longer the same huge release of nuclear energy, it collapses in on its
self due to gravity, and then undergoes a
massive explosion, shining incredibly brightly for a short
period of time.
The exploding supernova throws out
the outer layers of dust and gas into space leaving a very dense
residual core ...
... and, the residues of the supernova
explosion come together due to gravity to leave behind a relatively small, but
incredibly dense objects - the neutron star or a black hole.
Elements heavier than
iron, (cobalt 27Co to uranium 92U, atomic numbers 27 to 92), are only formed in a supernova
explosion of a red supergiant in a truly 'cosmic' scale explosion, where the
temperatures in the are much higher than the 15 million degrees of our Sun!
Reminder: The positive nuclei of
the heaviest elements need enormous kinetic energies to overcome the massive repulsion
forces on collision between the even more positively charged nuclei
prior to fusion to making even larger nuclei.
The debris from a supernova explosion
contains all the elements from H to U and become the 'star dust' nebulae for future star
So, the elements formed from nuclear fusion may be
distributed throughout the Universe by the explosion of a massive star
(supernova) at the end of its life and eventually will be recycled in other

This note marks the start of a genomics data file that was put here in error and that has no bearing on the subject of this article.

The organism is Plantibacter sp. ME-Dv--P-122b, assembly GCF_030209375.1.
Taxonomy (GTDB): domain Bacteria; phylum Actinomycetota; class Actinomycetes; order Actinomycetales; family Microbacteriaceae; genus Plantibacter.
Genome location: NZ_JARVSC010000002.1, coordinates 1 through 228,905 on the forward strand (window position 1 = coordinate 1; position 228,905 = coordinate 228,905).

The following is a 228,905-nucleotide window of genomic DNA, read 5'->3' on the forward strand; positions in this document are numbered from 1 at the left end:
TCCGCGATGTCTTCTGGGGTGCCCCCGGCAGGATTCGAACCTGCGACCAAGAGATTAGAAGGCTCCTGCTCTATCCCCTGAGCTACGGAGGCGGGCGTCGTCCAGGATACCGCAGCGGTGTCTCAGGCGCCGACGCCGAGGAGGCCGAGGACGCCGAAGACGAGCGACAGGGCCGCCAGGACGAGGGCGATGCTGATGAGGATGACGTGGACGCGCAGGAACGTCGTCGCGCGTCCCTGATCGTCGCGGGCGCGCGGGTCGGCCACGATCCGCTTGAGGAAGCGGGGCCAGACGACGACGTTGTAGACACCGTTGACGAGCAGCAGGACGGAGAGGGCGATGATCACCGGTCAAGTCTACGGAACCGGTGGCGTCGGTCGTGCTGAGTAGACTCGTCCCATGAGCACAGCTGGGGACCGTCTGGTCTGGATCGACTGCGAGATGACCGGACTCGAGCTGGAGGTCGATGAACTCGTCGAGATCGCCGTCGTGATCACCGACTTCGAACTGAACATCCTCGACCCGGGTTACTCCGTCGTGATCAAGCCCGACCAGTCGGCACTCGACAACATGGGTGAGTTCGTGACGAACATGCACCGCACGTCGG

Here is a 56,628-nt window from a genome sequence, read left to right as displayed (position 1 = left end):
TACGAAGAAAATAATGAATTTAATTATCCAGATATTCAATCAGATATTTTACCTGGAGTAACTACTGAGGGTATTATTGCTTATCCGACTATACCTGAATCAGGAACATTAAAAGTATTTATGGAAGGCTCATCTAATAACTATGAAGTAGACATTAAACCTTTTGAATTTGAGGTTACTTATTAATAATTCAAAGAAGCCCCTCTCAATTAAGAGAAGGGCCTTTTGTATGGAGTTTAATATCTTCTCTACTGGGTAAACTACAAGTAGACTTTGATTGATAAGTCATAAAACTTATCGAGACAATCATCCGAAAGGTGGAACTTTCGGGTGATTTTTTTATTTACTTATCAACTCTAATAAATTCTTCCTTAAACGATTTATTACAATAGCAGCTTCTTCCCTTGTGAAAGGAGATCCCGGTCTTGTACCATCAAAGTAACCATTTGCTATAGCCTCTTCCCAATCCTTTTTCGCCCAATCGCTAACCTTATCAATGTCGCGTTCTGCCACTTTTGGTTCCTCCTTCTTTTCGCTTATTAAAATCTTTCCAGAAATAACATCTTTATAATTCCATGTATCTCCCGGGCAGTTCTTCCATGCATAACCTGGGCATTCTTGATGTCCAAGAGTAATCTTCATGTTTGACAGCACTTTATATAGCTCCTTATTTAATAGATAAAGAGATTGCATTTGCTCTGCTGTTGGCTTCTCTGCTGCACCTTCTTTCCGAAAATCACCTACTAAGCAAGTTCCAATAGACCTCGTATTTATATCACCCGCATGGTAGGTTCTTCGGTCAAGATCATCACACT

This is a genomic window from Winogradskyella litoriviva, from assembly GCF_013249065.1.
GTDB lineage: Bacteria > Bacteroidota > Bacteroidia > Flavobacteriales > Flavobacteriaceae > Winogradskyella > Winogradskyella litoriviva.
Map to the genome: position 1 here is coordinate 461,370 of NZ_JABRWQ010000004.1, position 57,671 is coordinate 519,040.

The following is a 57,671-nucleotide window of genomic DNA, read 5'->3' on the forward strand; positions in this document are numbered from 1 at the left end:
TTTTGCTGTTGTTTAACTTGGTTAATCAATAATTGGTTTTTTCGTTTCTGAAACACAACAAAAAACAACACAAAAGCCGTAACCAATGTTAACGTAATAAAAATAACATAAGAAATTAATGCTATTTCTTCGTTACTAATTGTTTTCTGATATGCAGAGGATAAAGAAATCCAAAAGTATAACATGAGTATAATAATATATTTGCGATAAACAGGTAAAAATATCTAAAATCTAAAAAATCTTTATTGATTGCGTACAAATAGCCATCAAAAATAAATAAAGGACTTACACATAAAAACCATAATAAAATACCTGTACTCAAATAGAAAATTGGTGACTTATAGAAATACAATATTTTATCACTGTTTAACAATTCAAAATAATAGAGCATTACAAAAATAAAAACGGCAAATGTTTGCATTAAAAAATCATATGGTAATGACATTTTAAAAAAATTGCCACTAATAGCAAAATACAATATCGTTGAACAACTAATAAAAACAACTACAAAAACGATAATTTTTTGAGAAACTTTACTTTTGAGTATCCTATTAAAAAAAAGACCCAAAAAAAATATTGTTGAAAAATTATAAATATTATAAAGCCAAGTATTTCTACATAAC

A neutron star is very small and extremely dense as
the particles are squeezed together by gravitational attraction.
After the supernova explosion, if the
surviving core is between 1.5 and 3.0 solar masses, a tiny dense neutron
star will form.
Neutron stars are only 20-30 km in
diameter and are so dense that a few cm3 can have a mass of
Try and imagine the following idea.
The nucleus of an atom is tiny compared to the rest of the atom which is
almost empty apart from the orbiting electrons. The nucleus is < 1/10
000th of the diameter of an atom. Now, imagine negative electrons are
forced to combine with positive protons to form neutral neutrons. All
that space the electrons occupied has gone, hence the massive increase
in density on the formation of a neutron star. This is only part of the
neutron star story - but it makes you think! I hope?)
There is a neutron star at the centre
of the famous Crab Nebula which was observed by Chinese astronomers in
AD 1054 and was so bright it was visible in daylight.
If the mass of the remnant core from a
supernova explosion is even greater than that required to form a
neutron star, over 3.0 solar masses (9 above), a black hole is formed.
A black hole's mass is so great, and
its density is so great, nothing appears to escape from it, including
Therefore it is invisible to
telescopes - black holes are detected by their gravitational effect on other objects nearby -
in fact its gravitational pull is great enough to 'suck in' matter that
comes near it, so a black hole can increase in size and mass.
Cosmology - the Big Bang Theory of the Universe
solar system and satellites for more detailed notes